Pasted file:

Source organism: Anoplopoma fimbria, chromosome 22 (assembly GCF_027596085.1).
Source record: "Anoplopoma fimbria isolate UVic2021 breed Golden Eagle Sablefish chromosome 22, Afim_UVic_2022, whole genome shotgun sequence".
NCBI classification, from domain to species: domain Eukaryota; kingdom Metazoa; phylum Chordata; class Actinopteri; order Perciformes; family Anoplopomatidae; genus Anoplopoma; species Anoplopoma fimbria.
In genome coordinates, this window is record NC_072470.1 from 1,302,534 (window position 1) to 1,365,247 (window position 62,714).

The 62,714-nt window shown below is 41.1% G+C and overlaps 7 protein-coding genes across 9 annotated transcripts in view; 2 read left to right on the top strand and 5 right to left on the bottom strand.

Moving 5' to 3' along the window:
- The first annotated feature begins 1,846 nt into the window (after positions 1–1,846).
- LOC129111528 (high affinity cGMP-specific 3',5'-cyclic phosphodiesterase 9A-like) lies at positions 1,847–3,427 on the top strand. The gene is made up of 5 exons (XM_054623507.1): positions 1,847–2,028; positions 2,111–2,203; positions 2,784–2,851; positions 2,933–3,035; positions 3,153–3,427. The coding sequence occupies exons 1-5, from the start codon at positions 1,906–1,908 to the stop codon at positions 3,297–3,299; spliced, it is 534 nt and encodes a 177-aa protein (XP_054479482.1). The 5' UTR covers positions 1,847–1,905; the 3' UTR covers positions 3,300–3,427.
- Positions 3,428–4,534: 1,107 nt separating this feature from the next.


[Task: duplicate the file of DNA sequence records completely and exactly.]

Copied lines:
Source organism: Anoplopoma fimbria, chromosome 22 (assembly GCF_027596085.1).
Source record: "Anoplopoma fimbria isolate UVic2021 breed Golden Eagle Sablefish chromosome 22, Afim_UVic_2022, whole genome shotgun sequence".
NCBI classification, from domain to species: domain Eukaryota; kingdom Metazoa; phylum Chordata; class Actinopteri; order Perciformes; family Anoplopomatidae; genus Anoplopoma; species Anoplopoma fimbria.
In genome coordinates, this window is record NC_072470.1 from 1,302,534 (window position 1) to 1,365,247 (window position 62,714).

The 62,714-nt window shown below is 41.1% G+C and overlaps 7 protein-coding genes across 9 annotated transcripts in view; 2 read left to right on the top strand and 5 right to left on the bottom strand.

Moving 5' to 3' along the window:
- The first annotated feature begins 1,846 nt into the window (after positions 1–1,846).
- LOC129111528 (high affinity cGMP-specific 3',5'-cyclic phosphodiesterase 9A-like) lies at positions 1,847–3,427 on the top strand. The gene is made up of 5 exons (XM_054623507.1): positions 1,847–2,028; positions 2,111–2,203; positions 2,784–2,851; positions 2,933–3,035; positions 3,153–3,427. The coding sequence occupies exons 1-5, from the start codon at positions 1,906–1,908 to the stop codon at positions 3,297–3,299; spliced, it is 534 nt and encodes a 177-aa protein (XP_054479482.1). The 5' UTR covers positions 1,847–1,905; the 3' UTR covers positions 3,300–3,427.
- Positions 3,428–4,534: 1,107 nt separating this feature from the next.